Odin’s sacrifice of an eye to Mimir’s Well is one of His most famous myths, second in familiarity only to His ordeal on the Tree.  In Snorri’s version of the tale, as well as in the Havamal section of the Poetic Edda, the transaction is a literal one: Odin wanted to drink from the Well guarded by Mimir in Jotunheim (twin to the Well of Wyrd in Asgard, and according to some views, the very same Well, which is so real and so fundamental to reality that a version of it appears in all worlds, just as with the World Tree itself) and the price named by the Well’s guardian was one of His eyes.  Not to be deterred, Odin obligingly, and without flinching, ripped an eye from His own head (no one can say which one, and last time I checked He wasn’t telling)  and handed it over.  In return, He received His prize: a deep draught from the Well of Memory (Mimir)–basically, the accumulated consciousness and wisdom of all People, from all races—divine and mortal—throughout all time.  What is more, Mimir then cast the severed eye into the Well, where it—according to some—continues to see, and somehow continues to transmit information back to the One who once wore it.

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Posted by on in Culture Blogs

Unlike Greek mythology and even Egyptian mythology, the Gods and heroes and lore of northern Europe appear rarely in books aimed at children. This is unfortunate, as Norse mythology is rich with wondrous tales, grand adventure, amazing Gods, and tragic but noble heroes. There are several picture books that I recommend though, as well as chapter books and teen books and a few activity books; there are also some general mythology books which feature good sections on Norse lore. These would all make great additions to the private libraries of Heathen families, or even lending libraries maintained by particular Kindreds.

There are several picture books which the youngest children will enjoy; some retell a single myth while others focus on a specific Deity or hero. First is Gods and Goddesses of the Ancient Norse by Leonard Everett Fisher* which features short, encyclopedic entries on the Deities along with beautiful full-page chalky illustrations, a map, and a pronunciation guide. Iduna and the Magic Apples by Mariana Mayer and Laszlo Gal, which I profiled in a previous column, retells the story of that Goddess's kidnapping and rescue. The Adventures of Thor the Thunder God by Lise Lunge-Larsen (author of the wonderful Gifts From the Gods) and Jim Madsen, is a humorous and exciting collection of that God's most well-known stories, while Shirley Climo and Alexander Koshkin's Stolen Thunder: A Norse Myth focuses on Thor's quest to reclaim his lost hammer from the Frost Giants. Leif the Lucky by Ingri and Edgar Parin d'Aulaire is a biography of the famous explorer, while Sister Bear: A Norse Tale by Jane Yolen and Linda Graves is a folktale featuring a spunky heroine, an adorable dancing bear, and some terrible tattooed trolls.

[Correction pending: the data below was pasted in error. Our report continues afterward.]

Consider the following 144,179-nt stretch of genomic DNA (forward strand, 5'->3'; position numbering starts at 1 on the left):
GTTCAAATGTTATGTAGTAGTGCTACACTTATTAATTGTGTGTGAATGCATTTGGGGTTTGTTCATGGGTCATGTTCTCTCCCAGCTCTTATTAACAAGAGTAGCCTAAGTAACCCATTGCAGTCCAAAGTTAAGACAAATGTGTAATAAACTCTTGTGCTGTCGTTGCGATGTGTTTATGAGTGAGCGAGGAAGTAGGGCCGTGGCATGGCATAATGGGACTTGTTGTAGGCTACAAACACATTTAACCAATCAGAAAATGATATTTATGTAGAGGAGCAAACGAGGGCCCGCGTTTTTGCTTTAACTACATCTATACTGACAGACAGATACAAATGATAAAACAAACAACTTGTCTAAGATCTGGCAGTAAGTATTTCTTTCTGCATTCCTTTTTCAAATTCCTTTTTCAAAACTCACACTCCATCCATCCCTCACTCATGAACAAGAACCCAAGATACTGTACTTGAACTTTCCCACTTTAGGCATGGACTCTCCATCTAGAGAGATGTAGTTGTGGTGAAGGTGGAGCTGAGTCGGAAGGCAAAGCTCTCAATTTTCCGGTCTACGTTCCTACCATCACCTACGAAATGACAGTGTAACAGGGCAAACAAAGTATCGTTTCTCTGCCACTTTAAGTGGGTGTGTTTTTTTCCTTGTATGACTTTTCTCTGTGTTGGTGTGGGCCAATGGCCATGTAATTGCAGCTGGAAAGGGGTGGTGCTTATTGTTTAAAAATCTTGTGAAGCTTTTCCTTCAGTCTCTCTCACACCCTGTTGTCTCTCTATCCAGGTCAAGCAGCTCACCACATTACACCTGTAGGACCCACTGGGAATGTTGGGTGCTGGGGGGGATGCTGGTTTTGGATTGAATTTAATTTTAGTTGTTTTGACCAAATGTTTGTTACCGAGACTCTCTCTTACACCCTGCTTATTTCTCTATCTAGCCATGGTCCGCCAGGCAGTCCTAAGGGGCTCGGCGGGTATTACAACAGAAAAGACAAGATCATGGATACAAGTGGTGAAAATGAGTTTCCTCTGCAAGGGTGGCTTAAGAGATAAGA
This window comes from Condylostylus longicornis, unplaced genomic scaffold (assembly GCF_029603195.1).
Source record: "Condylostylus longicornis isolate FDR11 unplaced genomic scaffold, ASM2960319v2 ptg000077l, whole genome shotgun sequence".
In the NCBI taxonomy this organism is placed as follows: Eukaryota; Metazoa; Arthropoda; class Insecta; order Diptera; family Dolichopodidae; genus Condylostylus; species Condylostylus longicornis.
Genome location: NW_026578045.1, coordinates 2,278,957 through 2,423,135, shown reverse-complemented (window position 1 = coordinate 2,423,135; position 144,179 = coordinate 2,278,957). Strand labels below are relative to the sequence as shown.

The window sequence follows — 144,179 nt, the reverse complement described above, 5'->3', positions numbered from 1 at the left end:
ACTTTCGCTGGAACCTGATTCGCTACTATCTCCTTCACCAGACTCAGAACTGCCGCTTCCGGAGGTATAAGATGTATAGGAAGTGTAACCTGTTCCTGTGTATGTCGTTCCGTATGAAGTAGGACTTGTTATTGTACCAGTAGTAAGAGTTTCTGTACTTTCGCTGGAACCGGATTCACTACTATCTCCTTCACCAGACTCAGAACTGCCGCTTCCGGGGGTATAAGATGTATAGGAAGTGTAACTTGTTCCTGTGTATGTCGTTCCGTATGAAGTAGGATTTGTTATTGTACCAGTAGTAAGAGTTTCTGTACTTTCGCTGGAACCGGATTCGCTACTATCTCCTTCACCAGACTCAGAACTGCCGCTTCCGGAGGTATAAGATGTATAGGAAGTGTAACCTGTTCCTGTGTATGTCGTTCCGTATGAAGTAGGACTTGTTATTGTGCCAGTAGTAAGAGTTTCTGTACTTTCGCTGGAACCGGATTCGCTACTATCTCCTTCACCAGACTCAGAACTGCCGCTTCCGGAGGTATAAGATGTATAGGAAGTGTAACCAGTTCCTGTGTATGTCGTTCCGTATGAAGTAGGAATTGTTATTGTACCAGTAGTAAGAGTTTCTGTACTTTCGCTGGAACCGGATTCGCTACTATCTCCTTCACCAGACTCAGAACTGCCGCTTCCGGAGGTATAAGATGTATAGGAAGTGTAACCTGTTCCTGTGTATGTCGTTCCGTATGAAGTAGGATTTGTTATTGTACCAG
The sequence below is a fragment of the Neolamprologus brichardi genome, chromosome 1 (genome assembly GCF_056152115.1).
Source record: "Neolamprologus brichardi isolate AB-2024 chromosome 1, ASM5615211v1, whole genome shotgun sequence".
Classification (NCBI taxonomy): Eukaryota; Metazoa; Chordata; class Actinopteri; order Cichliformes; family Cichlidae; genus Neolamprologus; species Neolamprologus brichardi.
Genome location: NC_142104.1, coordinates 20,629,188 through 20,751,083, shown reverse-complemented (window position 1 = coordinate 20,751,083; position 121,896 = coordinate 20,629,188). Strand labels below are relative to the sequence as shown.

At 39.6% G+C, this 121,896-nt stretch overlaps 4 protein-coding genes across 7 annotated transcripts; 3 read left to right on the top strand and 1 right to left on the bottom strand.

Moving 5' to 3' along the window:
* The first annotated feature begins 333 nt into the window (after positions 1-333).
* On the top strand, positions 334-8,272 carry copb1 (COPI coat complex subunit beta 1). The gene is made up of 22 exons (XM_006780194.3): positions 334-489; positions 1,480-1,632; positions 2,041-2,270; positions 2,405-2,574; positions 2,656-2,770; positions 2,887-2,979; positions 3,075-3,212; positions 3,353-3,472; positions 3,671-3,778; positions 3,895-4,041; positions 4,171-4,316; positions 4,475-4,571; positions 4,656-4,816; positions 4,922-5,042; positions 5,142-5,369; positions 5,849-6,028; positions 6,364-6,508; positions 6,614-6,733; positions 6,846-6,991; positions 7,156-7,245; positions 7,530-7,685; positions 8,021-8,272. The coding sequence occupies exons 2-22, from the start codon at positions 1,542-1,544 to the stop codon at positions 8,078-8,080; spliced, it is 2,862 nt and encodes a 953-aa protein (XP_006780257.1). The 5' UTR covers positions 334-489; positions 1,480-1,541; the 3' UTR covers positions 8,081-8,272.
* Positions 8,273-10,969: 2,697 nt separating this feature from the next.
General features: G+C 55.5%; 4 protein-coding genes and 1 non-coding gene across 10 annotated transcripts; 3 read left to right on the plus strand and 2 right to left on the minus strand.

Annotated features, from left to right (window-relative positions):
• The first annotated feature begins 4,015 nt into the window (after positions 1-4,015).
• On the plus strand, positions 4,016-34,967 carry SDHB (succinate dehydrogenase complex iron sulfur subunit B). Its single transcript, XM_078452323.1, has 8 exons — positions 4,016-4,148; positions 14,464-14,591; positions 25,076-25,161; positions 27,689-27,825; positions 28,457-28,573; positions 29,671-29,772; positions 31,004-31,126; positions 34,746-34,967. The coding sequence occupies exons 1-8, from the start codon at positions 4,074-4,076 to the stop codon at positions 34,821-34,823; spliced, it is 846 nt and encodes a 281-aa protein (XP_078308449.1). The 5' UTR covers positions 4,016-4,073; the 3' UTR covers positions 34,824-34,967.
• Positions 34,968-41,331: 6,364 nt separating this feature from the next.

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  • Rebecca Buchanan
    Rebecca Buchanan says #
    @Shirl: if I missed any good ones, let me know. … Like I have any room on my book shelves ….
  • Shirl Sazynski
    Shirl Sazynski says #
    Thank you for this treasure trove of words and pictures, and the recommendation for Willy Pogany's work for those who don't know i
  • Rebecca Buchanan
    Rebecca Buchanan says #
    @Tim: glad I could add to your father-son reading list. If you have any favorites that I missed, please let me know.
  • Tim Schneider
    Tim Schneider says #
    I have been reading d'Aulaire's Book of Norse Myths with my son. He looks forward to it each and every time. There are tons of

Posted by on in Paths Blogs
On spinning and magic

Why do I spin? The question comes often enough from non-crafty people—which probably includes most people out there--who don't really even understand that there's a difference between spinning and weaving, and who just can't see the point of knitting a sweater or scarf (much less spinning the yarn in order to knit one) when you can buy one a lot cheaper at Walmart or the local mall. But I'm sure there are also a lot of spiritual types out there who read my blog and wonder why I—a spirit worker, and married to Odin for crying out loud—spend so much of my time spinning and prepping wool for spinning.

Not that I am equating myself with Her, but the question sort of begs me to invoke Frigga's name. Because, after all, She is married to Odin, and She spins—and actually, it was partly Her influence that prompted my obsession with the fiber arts in the first place. So, why does She do it? The reason She is so closely associated with spinning (and the Norns and Valkyries with weaving) has to be partly a mundane and culturally influenced one: in the past, as the majority of Walmart shoppers probably don't realize, spinning was not just an odd pastime for middle aged women, it was a necessity of life. There were no stores in which to buy clothing, but there were sheep, and flax, and nettles, and other sources of fiber, and one day people discovered that this fiber could to be twisted to form a strong thread that could then be woven into cloth to make garments and other useful items. (Knitting came much, much later.) But you needed a lot of thread to weave enough cloth for even a single garment, so spinners spent virtually every spare moment of their lives spinning, and because spinning is something that can be easily set down in order to tend a baby, and is not a dangerous activity to practice around children, spinning (and to a lesser extent, weaving) naturally fell into the domain of women.